Gold was first discovered in Western Australia’s Eastern Goldfields at the site of Coolgardie in 1892. As more people arrived, miners spread out to find their fortune. Overnight, tent cities would spring up around a new gold strike, creating an active network of communities. As wealth grew, more substantial buildings were built.

When these gold deposits ran out, miners moved on, leaving behind buildings that have become ruins. In once-booming townships such as Niagara, they simply packed everything up, including solid buildings, leaving nothing. In others like Gwalia, people just walked away leaving their basic tin and hessian huts as they stand.

In 2003, the shire came together to link everything of interest together and the Golden Quest Discovery Trail was born.

Skill Level

The Golden Quest Discovery Trail is a good outback trip for beginner 4WDers. The route is on dirt roads that require careful driving but nothing too difficult.

Distance Covered / Duration

965km total / 5 days

Essential Gear for Exploring the Golden Quest Discovery Trail

  • 4WD or AWD for driving the rough dirt roads
  • Download or buy the Golden Quest Discovery Trail guide
  • Drinking water – the Goldfields still rely on water piped from Perth
  • Hat and sunscreen for the hot outback sun
  • Warm gear for night – it’s the desert so it gets cold at night, especially in the winter months
  • Topped up fuel tank

Read more: How To 4WD For Beginners

Experience of Visiting Golden Quest Discovery Trail

For explorers, the Golden Quest Discovery Trail gives us the opportunity to experience how the adventurous people of the 1890s lived their lives and made their fortunes, or not. Their world centred around gold, cutting timber to stabilize their mine shafts and water for survival. The trail can be driven in three days, but four or five days is recommended if you’re visiting Laverton.

Day 1 – Coolgardie to Kookynie

Distance: 350km


The official starting point of the Golden Quest Discovery Trail is Coolgardie. As we drive out of town, we try and imagine what it must have been like for the 15,000 people who once lived there.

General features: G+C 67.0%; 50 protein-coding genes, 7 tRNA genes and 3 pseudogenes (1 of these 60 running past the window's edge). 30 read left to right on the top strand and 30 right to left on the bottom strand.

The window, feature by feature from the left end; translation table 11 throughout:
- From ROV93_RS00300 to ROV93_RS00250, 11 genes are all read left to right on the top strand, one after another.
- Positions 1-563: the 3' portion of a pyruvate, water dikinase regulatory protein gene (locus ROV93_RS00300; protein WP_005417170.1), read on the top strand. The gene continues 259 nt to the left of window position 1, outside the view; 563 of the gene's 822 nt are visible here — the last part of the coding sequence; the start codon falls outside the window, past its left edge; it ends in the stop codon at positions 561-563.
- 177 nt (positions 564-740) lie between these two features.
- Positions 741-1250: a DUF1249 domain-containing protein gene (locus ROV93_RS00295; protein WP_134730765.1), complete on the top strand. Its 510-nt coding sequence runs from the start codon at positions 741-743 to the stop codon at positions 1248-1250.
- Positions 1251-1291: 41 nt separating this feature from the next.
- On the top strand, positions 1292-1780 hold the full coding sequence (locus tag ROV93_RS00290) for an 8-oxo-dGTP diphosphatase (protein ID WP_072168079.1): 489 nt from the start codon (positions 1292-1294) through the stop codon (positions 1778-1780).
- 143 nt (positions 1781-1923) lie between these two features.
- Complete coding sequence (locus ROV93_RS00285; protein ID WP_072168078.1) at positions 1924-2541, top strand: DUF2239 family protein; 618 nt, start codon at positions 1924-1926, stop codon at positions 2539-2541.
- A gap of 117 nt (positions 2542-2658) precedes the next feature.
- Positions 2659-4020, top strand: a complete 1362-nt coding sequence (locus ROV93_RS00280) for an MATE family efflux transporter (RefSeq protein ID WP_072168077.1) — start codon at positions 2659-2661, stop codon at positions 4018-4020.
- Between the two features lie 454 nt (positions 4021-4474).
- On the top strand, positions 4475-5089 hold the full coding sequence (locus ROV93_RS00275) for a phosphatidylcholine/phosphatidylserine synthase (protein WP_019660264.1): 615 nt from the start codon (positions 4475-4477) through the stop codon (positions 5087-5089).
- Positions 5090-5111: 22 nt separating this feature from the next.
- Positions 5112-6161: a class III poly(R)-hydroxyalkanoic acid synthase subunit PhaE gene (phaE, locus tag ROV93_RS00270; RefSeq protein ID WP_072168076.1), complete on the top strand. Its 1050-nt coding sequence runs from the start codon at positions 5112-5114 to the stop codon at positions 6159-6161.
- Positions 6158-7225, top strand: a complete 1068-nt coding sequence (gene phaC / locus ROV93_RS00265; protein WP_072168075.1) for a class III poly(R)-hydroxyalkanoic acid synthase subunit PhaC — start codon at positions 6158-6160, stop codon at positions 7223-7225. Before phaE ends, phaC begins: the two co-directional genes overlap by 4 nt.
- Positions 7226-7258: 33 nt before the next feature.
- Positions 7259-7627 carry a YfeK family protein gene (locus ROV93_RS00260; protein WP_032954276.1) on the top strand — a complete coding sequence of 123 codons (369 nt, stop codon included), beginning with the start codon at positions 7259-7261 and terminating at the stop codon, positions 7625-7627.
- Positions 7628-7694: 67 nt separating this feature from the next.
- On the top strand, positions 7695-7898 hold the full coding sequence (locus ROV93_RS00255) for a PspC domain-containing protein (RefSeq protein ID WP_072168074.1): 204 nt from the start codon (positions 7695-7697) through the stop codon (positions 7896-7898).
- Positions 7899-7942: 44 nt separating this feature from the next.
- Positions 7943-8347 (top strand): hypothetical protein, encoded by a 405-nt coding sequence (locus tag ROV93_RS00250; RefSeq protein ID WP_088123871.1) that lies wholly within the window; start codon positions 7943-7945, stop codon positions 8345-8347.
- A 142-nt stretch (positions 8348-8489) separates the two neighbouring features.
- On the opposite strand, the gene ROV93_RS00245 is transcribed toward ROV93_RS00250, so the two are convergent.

The size and grandeur of the town hall hint to the importance of the town. Today it has a population of just over 800.


Golden Quest Discovery Trail: A Guide to Driving WA’s Goldfields & Ghost Towns, Jane pelusey


We hit the dirt early and soon come across Kunanalling, where 1,000 people once lived, trying to find that elusive piece of yellow metal. Today, there are remnant buildings such as the hotel missing a roof with partially collapsed walls. Along the road, there are past gold diggings and mineshafts.

Ora Banda

The next place of interest is the 108-year-old Ora Banda pub. The tiny town of Ora Banda had a historic pub and state battery to process gold. They were in ruins until restored by a policeman followed by the reintroduction of the local horse races.

Without getting into the details, a run in with some bikies ended up with one bikie shot after the races, the battery and pub being blown up, and a police car bombed in Perth. The historic inn was restored again by a fire destroyed in 2020. The present owners are intending to rebuild it.

Our drive continues past the site of Siberia, a once thriving gold town where nothing remains except for some lonely gravestones.

Goongarrie National Park

Agriculture is marginal out here. Some stations run cattle that you might encounter on the roads. Goongarrie Station was taken over when its 99-year lease ended.

The National Park protects part of the Great Western Woodlands, the largest intact temperate woodland left in the world. We’ve been lucky on occasions to be around here after rain. The tree trunks and limbs glistened in vibrant greens, browns, and reds.